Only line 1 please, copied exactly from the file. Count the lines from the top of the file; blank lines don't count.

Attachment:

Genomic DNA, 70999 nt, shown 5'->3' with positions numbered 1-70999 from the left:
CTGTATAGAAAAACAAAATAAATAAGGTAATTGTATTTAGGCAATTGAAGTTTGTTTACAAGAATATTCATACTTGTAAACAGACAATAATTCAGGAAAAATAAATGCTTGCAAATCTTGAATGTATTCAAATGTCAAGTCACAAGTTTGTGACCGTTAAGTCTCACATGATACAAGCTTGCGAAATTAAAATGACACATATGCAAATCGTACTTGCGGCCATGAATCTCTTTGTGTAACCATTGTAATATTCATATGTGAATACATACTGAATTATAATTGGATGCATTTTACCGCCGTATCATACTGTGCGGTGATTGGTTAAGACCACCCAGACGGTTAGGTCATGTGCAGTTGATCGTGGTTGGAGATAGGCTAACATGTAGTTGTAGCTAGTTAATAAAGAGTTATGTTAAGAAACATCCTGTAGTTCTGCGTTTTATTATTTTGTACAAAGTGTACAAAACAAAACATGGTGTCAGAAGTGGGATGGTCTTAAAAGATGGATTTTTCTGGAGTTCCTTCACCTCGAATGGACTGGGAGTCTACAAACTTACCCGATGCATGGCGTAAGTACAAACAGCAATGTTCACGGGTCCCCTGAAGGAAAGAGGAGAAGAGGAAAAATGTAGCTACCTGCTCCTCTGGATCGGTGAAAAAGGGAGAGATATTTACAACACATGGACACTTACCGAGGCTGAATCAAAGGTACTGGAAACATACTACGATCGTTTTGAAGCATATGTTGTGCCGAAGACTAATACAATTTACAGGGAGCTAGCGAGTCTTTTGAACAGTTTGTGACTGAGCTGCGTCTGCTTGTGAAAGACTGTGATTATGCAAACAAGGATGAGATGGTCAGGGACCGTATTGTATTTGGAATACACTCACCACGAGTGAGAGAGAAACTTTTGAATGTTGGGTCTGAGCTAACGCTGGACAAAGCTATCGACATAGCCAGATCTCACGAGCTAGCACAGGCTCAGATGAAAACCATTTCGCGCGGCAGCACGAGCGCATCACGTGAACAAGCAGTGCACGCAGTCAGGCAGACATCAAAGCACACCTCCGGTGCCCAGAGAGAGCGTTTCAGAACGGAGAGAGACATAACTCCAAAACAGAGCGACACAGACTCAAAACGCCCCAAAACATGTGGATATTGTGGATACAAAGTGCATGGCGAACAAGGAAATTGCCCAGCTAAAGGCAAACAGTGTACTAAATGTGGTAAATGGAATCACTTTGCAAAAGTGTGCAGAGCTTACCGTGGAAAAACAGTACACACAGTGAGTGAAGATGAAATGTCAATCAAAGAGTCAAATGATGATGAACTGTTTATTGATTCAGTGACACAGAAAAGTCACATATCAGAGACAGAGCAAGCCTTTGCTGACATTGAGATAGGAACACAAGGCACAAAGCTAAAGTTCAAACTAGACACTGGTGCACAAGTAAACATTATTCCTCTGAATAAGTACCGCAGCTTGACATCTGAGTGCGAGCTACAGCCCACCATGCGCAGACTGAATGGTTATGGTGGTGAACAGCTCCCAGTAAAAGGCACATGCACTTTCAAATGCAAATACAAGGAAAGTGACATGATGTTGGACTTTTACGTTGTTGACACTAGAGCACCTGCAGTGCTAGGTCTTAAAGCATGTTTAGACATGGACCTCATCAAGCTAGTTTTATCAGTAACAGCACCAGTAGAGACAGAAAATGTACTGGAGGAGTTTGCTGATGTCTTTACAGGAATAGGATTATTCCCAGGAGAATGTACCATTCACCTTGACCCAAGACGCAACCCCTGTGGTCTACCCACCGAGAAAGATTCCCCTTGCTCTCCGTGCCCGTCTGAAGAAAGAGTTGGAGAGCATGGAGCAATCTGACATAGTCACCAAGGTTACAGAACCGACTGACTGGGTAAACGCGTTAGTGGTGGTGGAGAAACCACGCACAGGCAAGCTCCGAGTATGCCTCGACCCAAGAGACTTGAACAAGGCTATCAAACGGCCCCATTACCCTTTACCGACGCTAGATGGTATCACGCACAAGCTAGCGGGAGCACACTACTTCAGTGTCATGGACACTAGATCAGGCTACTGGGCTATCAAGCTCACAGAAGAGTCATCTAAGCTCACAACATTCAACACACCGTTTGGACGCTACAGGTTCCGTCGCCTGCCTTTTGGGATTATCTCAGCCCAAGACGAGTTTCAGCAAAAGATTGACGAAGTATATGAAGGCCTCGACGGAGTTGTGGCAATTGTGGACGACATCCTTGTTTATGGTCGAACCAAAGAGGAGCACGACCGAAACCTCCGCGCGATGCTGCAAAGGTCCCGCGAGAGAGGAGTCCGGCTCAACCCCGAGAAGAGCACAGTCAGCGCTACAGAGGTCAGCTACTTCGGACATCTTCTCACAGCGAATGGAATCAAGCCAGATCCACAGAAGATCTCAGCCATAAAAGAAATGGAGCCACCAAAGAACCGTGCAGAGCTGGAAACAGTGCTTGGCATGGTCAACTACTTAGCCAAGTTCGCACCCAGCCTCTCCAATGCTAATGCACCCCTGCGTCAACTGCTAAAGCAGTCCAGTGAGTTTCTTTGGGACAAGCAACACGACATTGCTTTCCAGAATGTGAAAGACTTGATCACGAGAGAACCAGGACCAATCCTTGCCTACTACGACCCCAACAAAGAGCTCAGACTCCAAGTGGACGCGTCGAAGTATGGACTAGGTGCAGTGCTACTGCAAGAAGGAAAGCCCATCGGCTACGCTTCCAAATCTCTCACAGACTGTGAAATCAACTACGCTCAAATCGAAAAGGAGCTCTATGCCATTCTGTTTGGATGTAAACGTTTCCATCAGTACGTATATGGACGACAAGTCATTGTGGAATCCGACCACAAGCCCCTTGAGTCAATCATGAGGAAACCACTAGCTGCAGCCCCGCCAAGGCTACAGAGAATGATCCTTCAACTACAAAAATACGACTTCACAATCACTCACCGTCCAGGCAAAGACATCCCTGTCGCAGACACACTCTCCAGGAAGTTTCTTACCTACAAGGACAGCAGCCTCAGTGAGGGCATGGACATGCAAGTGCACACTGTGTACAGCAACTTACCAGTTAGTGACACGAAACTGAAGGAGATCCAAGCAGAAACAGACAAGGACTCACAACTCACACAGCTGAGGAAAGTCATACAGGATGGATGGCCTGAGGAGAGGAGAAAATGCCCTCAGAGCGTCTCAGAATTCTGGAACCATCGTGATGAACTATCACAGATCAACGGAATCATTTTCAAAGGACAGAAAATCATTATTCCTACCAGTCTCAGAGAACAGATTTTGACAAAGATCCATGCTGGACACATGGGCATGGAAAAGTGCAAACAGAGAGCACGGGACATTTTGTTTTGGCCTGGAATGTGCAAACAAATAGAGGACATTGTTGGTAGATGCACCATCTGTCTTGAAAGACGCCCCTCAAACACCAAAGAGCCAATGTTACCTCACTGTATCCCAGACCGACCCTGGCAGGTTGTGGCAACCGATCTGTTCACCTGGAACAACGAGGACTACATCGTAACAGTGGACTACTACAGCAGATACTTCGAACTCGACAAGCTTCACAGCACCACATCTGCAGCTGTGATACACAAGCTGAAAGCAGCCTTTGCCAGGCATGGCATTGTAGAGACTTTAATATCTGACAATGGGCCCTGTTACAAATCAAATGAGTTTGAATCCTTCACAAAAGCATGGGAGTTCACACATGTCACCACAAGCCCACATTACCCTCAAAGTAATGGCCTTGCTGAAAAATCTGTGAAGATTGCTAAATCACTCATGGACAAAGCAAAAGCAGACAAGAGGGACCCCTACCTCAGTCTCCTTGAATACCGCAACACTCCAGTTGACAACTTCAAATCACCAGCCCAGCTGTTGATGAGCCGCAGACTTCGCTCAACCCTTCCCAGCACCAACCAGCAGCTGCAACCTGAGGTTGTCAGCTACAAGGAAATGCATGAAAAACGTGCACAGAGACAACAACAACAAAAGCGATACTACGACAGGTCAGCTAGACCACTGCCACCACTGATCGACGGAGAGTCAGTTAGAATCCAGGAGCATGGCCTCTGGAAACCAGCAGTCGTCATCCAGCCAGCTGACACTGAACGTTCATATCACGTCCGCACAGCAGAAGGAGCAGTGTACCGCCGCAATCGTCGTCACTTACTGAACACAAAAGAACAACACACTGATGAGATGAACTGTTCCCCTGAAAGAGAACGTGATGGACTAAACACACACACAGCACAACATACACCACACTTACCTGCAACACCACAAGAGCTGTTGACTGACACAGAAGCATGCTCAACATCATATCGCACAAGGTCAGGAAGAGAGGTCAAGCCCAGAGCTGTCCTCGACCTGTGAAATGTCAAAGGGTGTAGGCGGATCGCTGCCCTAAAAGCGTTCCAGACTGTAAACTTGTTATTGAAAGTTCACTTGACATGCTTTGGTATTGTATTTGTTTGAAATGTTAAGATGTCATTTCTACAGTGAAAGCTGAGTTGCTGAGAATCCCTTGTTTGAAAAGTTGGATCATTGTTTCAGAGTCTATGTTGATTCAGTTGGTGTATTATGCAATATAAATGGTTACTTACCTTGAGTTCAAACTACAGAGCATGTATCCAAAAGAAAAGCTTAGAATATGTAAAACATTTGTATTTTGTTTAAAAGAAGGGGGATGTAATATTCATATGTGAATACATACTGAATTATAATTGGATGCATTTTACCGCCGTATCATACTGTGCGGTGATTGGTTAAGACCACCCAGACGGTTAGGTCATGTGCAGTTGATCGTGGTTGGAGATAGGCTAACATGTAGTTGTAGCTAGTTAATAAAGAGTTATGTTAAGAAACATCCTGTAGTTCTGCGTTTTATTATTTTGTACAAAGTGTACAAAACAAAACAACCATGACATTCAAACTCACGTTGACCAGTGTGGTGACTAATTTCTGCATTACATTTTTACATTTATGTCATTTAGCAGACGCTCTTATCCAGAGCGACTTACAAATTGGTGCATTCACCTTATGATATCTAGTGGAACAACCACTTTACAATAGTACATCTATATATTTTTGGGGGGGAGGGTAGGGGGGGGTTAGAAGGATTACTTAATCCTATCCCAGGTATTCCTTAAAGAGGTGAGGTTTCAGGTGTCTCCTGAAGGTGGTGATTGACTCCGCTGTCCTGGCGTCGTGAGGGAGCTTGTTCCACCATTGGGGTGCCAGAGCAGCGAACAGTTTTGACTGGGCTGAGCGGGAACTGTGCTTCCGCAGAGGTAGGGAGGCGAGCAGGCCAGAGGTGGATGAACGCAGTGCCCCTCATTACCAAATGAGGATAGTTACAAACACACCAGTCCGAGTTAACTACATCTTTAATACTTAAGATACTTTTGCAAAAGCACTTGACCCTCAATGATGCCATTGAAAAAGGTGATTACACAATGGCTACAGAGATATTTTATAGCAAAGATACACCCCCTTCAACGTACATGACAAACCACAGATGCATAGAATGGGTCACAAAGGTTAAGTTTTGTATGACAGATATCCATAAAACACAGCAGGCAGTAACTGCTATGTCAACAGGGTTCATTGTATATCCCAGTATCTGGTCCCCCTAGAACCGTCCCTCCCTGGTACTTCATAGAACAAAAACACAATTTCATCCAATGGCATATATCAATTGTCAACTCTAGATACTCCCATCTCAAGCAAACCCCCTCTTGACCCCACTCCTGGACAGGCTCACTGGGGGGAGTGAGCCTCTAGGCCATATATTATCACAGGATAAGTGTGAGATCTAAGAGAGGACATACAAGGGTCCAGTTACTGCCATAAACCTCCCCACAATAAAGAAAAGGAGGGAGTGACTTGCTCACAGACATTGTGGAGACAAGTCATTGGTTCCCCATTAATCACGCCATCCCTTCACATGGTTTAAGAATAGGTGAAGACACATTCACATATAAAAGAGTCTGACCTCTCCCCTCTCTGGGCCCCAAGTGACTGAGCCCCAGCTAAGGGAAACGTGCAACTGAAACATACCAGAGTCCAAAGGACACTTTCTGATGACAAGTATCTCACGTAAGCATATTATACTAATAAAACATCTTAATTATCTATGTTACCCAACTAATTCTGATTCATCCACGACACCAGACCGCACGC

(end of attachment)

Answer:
Genomic DNA, 70999 nt, shown 5'->3' with positions numbered 1-70999 from the left: